Diane, what a great story teller you are. At first I look in my email and look at “Single Shot Seattle”…and thought have I been spammed? Oh then I remember your story and open the email and read on to be pleasantly surprised. Especially liked the part where you were so into the moment, you forgot your illness. Have more of those. Even us who are not ill should. big hugs from virtual friends in Germany.

    • 4 singleshot1 October 31, 2011 at 10:10 am

      Thanks for the lovely note, Dennis! And no, I’m not spam. I feel like Spam a bit these days (specifically a big slice of fried Spam, thanks to the radiation), but it’s just me, bitching about breast cancer from all the way across the globe. ; )

      Hope all is well in Germany and thanks for all of your kindness and support.

      Best,

      -Diane

  3. 5 Jody Schoger (@jodyms) October 28, 2011 at 2:15 pm

    Writing your way through is the only way to go – especially with a voice and talent like yours.

    From one piano flattened chest to another (I still have a footprint from one o the legs),
    Jody

    • 6 singleshot1 October 31, 2011 at 10:11 am

      Thanks for the note and the extremely kind words, Jody. Don’t know what I would have done without you and the rest of my Twitter BC buds.

      Best,

      -Diane

  4. 7 AnneMarie October 28, 2011 at 7:31 pm

    Diane,
    I love the way you brought us right with you….. from the lovely evening complete with the fishnets (damn you, photos in order!!) and back the place where you began. fyi…. I didn’t miss “for the most part” and I hope whatever the “less part” was, … was fun…. 😉

    xoxo
    AnneMarie

  5. 8 Alma Winkler October 29, 2011 at 9:44 am

    Aloe gel, probably bought by the case, would really help the burning from the the Rads. Being half Puerto Rican, I’m sure I didn’t burn as much as you, Cinderella.
    Just imagine, you are being “reborn” like the pheonix, rising from the “ashes” of radiation, into a beautiful bird again.
    Hugs,
    Alma

  6. 9 Singlutionary October 29, 2011 at 10:58 am

    I am so glad you were able to find your moment of forgetting before the clock struck midnight again. May you have more and more of those moments.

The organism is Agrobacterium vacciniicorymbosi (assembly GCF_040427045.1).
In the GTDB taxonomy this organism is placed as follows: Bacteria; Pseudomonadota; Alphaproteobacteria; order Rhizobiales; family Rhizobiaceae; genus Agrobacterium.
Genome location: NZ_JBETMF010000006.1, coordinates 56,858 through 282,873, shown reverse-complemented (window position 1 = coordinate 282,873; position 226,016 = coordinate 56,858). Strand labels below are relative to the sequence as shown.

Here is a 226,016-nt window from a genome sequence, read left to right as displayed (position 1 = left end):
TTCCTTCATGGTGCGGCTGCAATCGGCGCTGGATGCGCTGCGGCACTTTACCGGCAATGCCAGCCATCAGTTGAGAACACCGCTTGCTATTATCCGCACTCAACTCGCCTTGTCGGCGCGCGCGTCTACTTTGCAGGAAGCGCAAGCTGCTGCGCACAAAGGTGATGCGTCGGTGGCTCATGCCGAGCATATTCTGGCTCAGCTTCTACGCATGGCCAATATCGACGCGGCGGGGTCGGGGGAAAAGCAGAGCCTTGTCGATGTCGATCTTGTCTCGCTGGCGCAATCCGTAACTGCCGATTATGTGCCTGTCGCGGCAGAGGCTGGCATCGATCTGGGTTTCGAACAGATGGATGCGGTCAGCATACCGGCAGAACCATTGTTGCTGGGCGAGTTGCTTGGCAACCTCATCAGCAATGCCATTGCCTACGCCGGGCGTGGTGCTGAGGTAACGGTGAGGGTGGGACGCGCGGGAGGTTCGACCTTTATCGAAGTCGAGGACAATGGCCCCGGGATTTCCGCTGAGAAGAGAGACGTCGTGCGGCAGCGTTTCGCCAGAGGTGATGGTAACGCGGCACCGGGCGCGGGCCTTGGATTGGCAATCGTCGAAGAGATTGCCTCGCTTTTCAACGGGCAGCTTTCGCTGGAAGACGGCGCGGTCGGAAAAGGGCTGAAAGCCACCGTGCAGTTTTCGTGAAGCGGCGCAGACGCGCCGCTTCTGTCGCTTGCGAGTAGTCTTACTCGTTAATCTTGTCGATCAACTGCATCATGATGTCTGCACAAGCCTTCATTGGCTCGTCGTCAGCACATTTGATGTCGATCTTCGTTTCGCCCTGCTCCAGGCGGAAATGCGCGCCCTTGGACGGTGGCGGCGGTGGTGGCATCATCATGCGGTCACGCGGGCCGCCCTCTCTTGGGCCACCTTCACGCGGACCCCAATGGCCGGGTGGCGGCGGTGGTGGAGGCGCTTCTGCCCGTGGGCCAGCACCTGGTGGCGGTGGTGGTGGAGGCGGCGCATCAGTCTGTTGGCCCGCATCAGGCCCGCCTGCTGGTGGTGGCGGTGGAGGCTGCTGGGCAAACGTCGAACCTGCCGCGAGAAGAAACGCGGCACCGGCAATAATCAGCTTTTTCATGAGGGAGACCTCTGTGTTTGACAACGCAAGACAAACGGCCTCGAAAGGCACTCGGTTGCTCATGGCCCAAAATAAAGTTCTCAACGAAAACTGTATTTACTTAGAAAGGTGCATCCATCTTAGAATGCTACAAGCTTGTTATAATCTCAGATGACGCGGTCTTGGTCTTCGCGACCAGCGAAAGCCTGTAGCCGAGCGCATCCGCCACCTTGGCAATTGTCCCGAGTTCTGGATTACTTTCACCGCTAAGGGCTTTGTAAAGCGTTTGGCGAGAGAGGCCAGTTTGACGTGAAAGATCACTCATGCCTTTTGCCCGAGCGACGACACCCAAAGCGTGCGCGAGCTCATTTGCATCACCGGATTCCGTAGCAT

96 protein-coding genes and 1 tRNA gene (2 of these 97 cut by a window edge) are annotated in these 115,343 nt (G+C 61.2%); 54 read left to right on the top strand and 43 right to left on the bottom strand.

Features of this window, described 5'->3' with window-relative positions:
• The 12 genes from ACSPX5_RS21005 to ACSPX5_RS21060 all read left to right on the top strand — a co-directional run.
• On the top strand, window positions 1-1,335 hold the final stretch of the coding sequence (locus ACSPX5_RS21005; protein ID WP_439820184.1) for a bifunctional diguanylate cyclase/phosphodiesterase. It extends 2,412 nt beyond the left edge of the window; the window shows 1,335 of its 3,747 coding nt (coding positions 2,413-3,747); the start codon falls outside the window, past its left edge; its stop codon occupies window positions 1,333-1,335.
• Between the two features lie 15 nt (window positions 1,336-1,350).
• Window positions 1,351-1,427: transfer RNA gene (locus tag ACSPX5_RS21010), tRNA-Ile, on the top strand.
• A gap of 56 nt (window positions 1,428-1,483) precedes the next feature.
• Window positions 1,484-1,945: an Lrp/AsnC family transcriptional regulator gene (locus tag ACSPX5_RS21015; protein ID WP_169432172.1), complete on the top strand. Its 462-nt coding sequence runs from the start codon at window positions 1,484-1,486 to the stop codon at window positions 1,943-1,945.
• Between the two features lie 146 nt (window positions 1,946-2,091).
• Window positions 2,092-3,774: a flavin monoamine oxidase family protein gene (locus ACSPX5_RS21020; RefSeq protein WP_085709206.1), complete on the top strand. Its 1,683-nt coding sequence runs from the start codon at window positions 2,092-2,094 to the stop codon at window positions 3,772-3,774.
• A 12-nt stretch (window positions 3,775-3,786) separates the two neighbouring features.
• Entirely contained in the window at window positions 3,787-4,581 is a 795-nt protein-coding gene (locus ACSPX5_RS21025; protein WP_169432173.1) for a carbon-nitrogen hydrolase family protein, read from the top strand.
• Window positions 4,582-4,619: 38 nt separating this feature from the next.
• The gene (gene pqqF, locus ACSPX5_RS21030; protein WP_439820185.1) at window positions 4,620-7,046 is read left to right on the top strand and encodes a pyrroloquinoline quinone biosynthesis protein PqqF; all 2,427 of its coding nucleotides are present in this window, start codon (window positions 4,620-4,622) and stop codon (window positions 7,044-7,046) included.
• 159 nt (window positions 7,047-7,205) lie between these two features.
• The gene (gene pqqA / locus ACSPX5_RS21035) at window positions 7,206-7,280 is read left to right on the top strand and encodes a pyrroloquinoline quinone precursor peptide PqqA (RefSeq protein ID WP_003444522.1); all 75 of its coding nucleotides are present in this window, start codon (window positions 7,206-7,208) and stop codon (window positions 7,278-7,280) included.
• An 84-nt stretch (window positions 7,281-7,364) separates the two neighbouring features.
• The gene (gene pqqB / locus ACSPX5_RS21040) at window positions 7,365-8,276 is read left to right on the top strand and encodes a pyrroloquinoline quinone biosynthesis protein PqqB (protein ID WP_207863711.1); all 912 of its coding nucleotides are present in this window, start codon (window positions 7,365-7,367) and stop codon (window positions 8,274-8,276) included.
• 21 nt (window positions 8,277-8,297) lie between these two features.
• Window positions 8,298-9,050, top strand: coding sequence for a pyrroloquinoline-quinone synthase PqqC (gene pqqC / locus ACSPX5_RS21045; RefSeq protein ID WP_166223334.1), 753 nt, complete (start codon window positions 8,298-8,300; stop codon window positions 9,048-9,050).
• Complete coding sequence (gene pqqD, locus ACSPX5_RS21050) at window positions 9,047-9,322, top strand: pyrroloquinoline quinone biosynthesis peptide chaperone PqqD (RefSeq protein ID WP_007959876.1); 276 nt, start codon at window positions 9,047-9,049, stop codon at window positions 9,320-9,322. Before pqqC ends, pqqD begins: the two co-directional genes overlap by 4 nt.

7. 10 Vanessa October 31, 2011 at 9:43 am

    I can so relate to the ash brown stubble and penciled on eyebrows. Luckily most of my eyelashes are still intact.

    It amazes me how many times people ask “How are you feeling?”. I mean I feel like a dish rag and I don’t see that changing until I’m finished with treatment.

    I don’t know how you have the energy to go out but I love reading your stories. Keep up the great work!

    BTW, my mom told me yesterday I could dress up like Uncle Fester for Halloween…all I needed was a brown robe and a light bulb. Got to love your mother!

    • 11 singleshot1 October 31, 2011 at 10:49 am

      Thanks for the note, Vanessa, and I hope you can speedball through treatment and begin to feel like you again very soon. Chemo kicked the sh*t out of me. Not just those bad first weeks (I was on a three-week cycle), but after it was all over, too. I thought once I was done I’d immediately start to feel better but instead, all the accumulated poison just decided to wreak a bit more havoc before finally dissipating (although I have a hunch it doesn’t truly dissipate for months/years).

      After a month or so, though, I was able to start running and tap dancing again, etc. Now I’m trying to make it through my last week of radiation (and again, the cumulative effect of the treatment is catching up with me). I’ll get there, though, as will you.

      As for Halloween, I totally thought of the Uncle Fester motif – along with GI Jane, Sinead O’Connor, and that alien woman from the first Star Trek movie (V*ger). Instead, I decided to go in drag, as an old-timey newsman, complete with fedora (and news badge), suit coat, trousers, suspenders, reporter’s notebook and flask. And yep, I left the wig at home: first time out of the house “commando” (except for my runs). Hope you have a great time tonight and again, thanks for reading and writing.

      Best,

      -Diane

  8. 12 Ella November 2, 2011 at 7:36 pm

    Your strength is awesome and contagious and your humor is divine too. Thanks SO much for your story, your humor and your honesty. Astounding and awesome you are.

    • 13 singleshot1 November 2, 2011 at 7:51 pm

      Hey Ella:

      I don’t know who or where you are, but I totally needed that. Am having sort of a down day. Really helps to hear from people who think I’m powering through this with strength and humor! Sincerely, you inspire ME!

      -Diane


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What’s the story?

Meet Diane Mapes, your friendly neighborhood freelance writer. My beats include health (with an emphasis on cancer prevention, treatment and survivorship) and lifestyle and singles issues, but I also love writing about history, natural history, pop culture and TV/film. On this site, you'll find links to stories, praise for my writing (*blush*) and the odd bit of social commentary about the single life. Also here, a few shameless plugs for my books (hint: see links below). Have fun, glad you're here and hope to hear from you soon.

Oh! And if you're looking for my breast cancer blog, go to Double_Whammied

Check out my books!

How to Date in a Post-Dating World A dating manual for the modern, mangled single.

Single State of the Union
Single women speak out on life, love and the pursuit of happiness.